Copyright: Helena Frith Powell 2008

 

 

Pink nail varnish and other routes to happiness

JonnyDuring the rugby world cup last year I had an idea for a book called ‘How to seduce Jonny Wilkinson and other routes to happiness’. It was a book looking at what makes women happy, how we can be happier and so on.

Obviously I have no idea how to seduce Jonny Wilkinson (short of dressing up as a rugby ball and hurling myself over some posts) but that was to be what publishers call the “narrative arc”. On my quest to eternal happiness I would set out to achieve what most of the females (and some males) in England wanted to do at the time.

My agent didn’t like it. I mean she liked the idea, but she doesn’t fancy Jonny Wilkinson. So we opted for something that perhaps more women can relate to; pink nail varnish. And this morning I realised how right she was (although the book never did get written, the publisher didn’t like the idea, or pink nail varnish).

I sat on my bed after two weeks of interrupted nights due to the mosque outside my window, around me the children wailed, and fought, and argued and yelled. I reflected on the previous day when I had spent all my time trying to secure a flat that fell through at the last minute. I thought about the day ahead when I would have to find some way of keeping the children from murdering each other and all the horrible admin chores I need to get to grips with but just can’t muster up the energy to begin.

In my hand I had a bottle of pink nail varnish. ‘Violet’ it is called, from M&S since you ask. Slowly I opened the lid and began to paint my nails. The glossy, fuscia pink (more than violet) colour slid onto my toe-nails effortlessly, like a lump of melting butter on a piece of warm toast. I finished one nail and was pleased with the result. The children came and yelled at me.

“Go away please,” I said, Zen-like, without even looking up from my shiny toes. “I am painting my nails.”

Miraculously they did go away. I painted the remaining nails. At the end of it, I felt so much better. And my nails looked so much chirpier than before. Which I guess might be part of the reason why I felt better.

Whatever, I am happy, and I have not even met Jonny Wilkinson.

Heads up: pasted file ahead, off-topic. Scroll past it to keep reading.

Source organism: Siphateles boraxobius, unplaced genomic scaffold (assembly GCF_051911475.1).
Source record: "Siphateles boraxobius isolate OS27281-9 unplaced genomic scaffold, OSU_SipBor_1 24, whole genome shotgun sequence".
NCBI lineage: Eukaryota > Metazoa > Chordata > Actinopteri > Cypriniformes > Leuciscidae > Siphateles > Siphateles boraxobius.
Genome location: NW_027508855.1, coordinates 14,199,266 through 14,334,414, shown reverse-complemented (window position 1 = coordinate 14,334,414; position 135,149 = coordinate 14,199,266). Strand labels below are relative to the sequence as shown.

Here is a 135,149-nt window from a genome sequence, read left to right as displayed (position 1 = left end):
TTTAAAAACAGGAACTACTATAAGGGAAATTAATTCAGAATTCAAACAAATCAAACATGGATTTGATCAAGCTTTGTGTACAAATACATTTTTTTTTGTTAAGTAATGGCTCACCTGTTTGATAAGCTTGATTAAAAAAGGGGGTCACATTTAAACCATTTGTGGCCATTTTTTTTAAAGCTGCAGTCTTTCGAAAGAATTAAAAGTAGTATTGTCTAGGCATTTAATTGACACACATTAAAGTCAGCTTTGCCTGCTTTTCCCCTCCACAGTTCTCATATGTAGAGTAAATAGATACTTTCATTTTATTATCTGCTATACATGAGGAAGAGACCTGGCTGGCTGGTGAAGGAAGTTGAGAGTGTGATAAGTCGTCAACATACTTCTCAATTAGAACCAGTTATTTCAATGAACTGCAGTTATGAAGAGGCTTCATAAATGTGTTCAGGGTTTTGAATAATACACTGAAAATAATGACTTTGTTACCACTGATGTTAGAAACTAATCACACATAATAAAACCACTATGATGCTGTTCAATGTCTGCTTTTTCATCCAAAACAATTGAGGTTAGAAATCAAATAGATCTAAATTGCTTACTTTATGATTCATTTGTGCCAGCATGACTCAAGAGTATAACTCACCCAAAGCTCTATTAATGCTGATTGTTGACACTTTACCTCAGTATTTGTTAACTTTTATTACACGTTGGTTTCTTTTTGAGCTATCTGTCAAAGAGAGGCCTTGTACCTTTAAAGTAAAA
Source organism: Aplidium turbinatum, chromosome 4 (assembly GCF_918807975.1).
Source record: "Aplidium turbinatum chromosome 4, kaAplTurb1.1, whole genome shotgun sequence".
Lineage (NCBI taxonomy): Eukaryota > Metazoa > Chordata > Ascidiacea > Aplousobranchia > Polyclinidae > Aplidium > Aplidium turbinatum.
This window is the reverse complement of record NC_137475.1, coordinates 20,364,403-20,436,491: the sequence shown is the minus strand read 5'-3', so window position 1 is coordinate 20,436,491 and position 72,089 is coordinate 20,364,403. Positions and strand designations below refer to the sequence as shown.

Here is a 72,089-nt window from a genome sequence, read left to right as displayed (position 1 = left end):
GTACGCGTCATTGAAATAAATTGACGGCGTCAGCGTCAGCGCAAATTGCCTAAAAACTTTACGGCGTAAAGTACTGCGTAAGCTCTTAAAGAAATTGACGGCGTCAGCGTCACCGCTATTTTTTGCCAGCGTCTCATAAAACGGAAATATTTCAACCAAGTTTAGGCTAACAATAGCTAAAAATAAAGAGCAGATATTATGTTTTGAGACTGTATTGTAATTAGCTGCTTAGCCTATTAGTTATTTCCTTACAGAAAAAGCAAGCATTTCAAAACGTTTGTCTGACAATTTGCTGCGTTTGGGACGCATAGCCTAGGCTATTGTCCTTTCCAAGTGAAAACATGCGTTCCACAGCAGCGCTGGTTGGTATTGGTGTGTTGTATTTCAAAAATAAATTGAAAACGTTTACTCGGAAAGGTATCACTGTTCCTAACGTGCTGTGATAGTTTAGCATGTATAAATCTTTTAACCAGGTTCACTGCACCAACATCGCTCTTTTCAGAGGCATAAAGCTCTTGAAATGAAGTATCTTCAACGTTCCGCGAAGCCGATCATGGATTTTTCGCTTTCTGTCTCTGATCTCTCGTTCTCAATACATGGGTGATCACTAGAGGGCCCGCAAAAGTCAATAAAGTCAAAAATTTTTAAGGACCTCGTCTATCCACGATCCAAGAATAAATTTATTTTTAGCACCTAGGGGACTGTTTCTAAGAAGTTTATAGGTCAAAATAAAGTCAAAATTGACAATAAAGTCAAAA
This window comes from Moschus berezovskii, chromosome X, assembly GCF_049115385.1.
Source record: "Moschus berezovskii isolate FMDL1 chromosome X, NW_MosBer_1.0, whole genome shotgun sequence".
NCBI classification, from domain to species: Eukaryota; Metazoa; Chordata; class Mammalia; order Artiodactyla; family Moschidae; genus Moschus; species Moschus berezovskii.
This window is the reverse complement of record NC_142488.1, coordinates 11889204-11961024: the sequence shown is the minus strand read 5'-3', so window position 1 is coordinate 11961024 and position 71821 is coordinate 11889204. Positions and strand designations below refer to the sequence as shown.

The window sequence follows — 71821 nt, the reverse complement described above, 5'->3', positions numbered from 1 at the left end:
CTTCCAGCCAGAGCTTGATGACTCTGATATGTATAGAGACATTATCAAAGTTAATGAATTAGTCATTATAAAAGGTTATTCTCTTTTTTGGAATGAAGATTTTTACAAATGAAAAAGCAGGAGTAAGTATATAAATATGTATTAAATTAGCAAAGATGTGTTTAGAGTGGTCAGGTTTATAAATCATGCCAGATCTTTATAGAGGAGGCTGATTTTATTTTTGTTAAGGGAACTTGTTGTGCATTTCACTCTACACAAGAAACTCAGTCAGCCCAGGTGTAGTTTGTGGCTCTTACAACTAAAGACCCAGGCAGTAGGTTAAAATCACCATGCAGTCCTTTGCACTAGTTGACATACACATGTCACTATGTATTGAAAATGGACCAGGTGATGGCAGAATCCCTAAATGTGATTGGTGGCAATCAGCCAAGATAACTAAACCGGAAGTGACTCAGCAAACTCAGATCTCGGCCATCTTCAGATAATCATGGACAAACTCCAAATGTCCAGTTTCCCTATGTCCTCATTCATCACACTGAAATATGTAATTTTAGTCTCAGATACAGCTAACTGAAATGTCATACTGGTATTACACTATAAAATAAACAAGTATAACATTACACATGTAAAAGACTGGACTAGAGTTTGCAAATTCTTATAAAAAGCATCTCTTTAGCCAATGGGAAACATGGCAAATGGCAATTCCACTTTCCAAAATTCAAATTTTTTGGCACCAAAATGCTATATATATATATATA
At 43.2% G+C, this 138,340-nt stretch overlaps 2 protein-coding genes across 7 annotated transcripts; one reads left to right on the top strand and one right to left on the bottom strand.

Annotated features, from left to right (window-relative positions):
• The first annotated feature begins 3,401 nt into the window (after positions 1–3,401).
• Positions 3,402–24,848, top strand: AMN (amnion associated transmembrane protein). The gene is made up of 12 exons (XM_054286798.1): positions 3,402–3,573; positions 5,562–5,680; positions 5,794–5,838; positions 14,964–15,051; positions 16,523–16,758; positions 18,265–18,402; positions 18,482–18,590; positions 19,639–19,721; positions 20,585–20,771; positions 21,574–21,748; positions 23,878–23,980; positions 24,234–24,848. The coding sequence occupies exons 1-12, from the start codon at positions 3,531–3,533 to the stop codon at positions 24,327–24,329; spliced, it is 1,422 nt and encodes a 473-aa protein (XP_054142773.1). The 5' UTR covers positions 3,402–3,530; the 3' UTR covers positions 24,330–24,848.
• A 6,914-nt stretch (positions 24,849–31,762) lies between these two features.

Copyright: Helena Frith Powell 2008

My favourite time of year

It’s that time of year again, Wimbledon time, which means I get to put pictures of Marat Safin on my blog, oh joy! Last night he played an incredible match – we were all literally on the edge of our seats. Except Bea who declared the whole thing “boring” and Safin “ugly”. He was playing an Italian I had never heard of called Seppi and we witnessed some of the best tennis I have ever seen. They went on until after 9pm, I can’t imagine how they could see anything.

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This year for the first time ever women are being paid the same as men at Wimbledon. This strikes me as hugely unfair. They don’t do as much work. They play three sets, not five, and they’re simply not as entertaining or as good as the men. I totally support their demands to be treated as equals, but being paid the same to play less is not equal.

Back to the bag saga – I am pleased to report that it was stolen by a thief with appallingly bad taste. My gorgeous Montegrappa is safe, as is my collection of Chanel and Laura Mercier lip glosses bar one, which I assume they dropped. They also left my wallet, my Smythson passport cover (with passport inside) and my credit cards, now even more useless than they were before as they’ve all been cancelled.

The only thing missing was the cash and my sunglasses. Imagine the depression when I had to go and buy another pair…..I am now the proud owner of the latest “tendance” as they call it here, a pair of Tom Ford’s which are extremely Jackie O and rather more chic than my missing ones. Every cloud, eh?

But I shall be removing them briefly to get a good look at Safin on Monday.

Copyright: Helena Frith Powell 2008

Style guru

Pink is the new black...Yes, it’s official, I am a style guru. Not only did a member of the Tatler Magazine staff try to steal my red fake croc handbag at my book launch, but I am now being PAID to talk about trends and what motivates women to stay thin, pretty, fashionable etc.

I had an email from a lady at a big advertising agency in New York who had read the US edition of Two Lipsticks inviting me to a dinner discussion in Paris. “As someone who not only spots trends but sets them as well, we are hoping to tap into your insight”.

As well they might. At the time I was reading the email I was in the process of setting a trend I expect you all to follow. I was sitting in my office, naked, on a pink towel, waiting for my fake tan to dry. How trendy is that?

The problem though with being labelled a trend-spotter and setter is that I now have a reputation to live up to. What the hell do I wear to this event? I don’t want the assembled trendies to out-trend me. Oh the pressure. At least I have a new Chanel lip-gloss, bought for me on mother’s day by Rupert.

If all else fails I can wear that and the fake tan and emulate the original imperial fashionista.

Copyright: Helena Frith Powell 2008